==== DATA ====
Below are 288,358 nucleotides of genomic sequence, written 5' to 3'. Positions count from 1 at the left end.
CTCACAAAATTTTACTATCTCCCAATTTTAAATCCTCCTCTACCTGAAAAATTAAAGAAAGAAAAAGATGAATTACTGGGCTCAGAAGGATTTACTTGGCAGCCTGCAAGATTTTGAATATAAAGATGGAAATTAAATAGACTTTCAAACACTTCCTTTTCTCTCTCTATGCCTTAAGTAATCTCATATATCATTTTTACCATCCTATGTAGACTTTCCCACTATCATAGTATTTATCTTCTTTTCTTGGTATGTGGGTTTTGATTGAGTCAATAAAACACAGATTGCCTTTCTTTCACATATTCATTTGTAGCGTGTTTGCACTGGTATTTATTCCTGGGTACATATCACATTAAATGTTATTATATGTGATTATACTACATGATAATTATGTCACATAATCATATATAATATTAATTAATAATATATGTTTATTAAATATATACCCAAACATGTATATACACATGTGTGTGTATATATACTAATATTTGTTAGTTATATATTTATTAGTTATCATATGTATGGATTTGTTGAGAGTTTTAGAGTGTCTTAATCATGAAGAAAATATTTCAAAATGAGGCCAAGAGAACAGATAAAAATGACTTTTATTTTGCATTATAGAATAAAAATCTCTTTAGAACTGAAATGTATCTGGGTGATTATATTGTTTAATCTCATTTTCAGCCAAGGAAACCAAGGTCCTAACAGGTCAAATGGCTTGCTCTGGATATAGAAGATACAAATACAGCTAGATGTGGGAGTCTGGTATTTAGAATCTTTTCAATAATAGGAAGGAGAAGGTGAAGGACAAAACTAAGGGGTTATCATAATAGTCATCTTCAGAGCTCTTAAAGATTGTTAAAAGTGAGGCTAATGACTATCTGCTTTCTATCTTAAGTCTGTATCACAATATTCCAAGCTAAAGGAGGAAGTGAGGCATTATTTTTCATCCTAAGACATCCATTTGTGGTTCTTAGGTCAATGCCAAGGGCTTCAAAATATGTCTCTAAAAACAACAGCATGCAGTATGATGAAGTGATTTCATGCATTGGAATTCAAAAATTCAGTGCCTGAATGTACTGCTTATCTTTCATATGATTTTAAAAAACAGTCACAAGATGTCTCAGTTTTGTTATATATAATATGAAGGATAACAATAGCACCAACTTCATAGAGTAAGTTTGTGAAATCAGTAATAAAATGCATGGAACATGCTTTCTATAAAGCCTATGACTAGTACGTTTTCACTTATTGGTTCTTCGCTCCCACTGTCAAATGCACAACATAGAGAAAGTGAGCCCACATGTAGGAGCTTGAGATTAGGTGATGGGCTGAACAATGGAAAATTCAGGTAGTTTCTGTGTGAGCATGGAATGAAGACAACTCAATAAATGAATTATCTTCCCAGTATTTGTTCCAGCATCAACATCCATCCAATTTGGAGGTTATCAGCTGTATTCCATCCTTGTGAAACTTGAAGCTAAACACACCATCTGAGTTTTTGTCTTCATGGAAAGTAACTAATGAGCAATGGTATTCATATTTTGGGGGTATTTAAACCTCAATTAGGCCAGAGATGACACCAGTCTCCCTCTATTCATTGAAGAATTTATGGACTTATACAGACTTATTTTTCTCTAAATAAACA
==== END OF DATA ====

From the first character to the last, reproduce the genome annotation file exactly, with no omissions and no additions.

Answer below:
Below are 288,358 nucleotides of genomic sequence, written 5' to 3'. Positions count from 1 at the left end.
CTCACAAAATTTTACTATCTCCCAATTTTAAATCCTCCTCTACCTGAAAAATTAAAGAAAGAAAAAGATGAATTACTGGGCTCAGAAGGATTTACTTGGCAGCCTGCAAGATTTTGAATATAAAGATGGAAATTAAATAGACTTTCAAACACTTCCTTTTCTCTCTCTATGCCTTAAGTAATCTCATATATCATTTTTACCATCCTATGTAGACTTTCCCACTATCATAGTATTTATCTTCTTTTCTTGGTATGTGGGTTTTGATTGAGTCAATAAAACACAGATTGCCTTTCTTTCACATATTCATTTGTAGCGTGTTTGCACTGGTATTTATTCCTGGGTACATATCACATTAAATGTTATTATATGTGATTATACTACATGATAATTATGTCACATAATCATATATAATATTAATTAATAATATATGTTTATTAAATATATACCCAAACATGTATATACACATGTGTGTGTATATATACTAATATTTGTTAGTTATATATTTATTAGTTATCATATGTATGGATTTGTTGAGAGTTTTAGAGTGTCTTAATCATGAAGAAAATATTTCAAAATGAGGCCAAGAGAACAGATAAAAATGACTTTTATTTTGCATTATAGAATAAAAATCTCTTTAGAACTGAAATGTATCTGGGTGATTATATTGTTTAATCTCATTTTCAGCCAAGGAAACCAAGGTCCTAACAGGTCAAATGGCTTGCTCTGGATATAGAAGATACAAATACAGCTAGATGTGGGAGTCTGGTATTTAGAATCTTTTCAATAATAGGAAGGAGAAGGTGAAGGACAAAACTAAGGGGTTATCATAATAGTCATCTTCAGAGCTCTTAAAGATTGTTAAAAGTGAGGCTAATGACTATCTGCTTTCTATCTTAAGTCTGTATCACAATATTCCAAGCTAAAGGAGGAAGTGAGGCATTATTTTTCATCCTAAGACATCCATTTGTGGTTCTTAGGTCAATGCCAAGGGCTTCAAAATATGTCTCTAAAAACAACAGCATGCAGTATGATGAAGTGATTTCATGCATTGGAATTCAAAAATTCAGTGCCTGAATGTACTGCTTATCTTTCATATGATTTTAAAAAACAGTCACAAGATGTCTCAGTTTTGTTATATATAATATGAAGGATAACAATAGCACCAACTTCATAGAGTAAGTTTGTGAAATCAGTAATAAAATGCATGGAACATGCTTTCTATAAAGCCTATGACTAGTACGTTTTCACTTATTGGTTCTTCGCTCCCACTGTCAAATGCACAACATAGAGAAAGTGAGCCCACATGTAGGAGCTTGAGATTAGGTGATGGGCTGAACAATGGAAAATTCAGGTAGTTTCTGTGTGAGCATGGAATGAAGACAACTCAATAAATGAATTATCTTCCCAGTATTTGTTCCAGCATCAACATCCATCCAATTTGGAGGTTATCAGCTGTATTCCATCCTTGTGAAACTTGAAGCTAAACACACCATCTGAGTTTTTGTCTTCATGGAAAGTAACTAATGAGCAATGGTATTCATATTTTGGGGGTATTTAAACCTCAATTAGGCCAGAGATGACACCAGTCTCCCTCTATTCATTGAAGAATTTATGGACTTATACAGACTTATTTTTCTCTAAATAAACA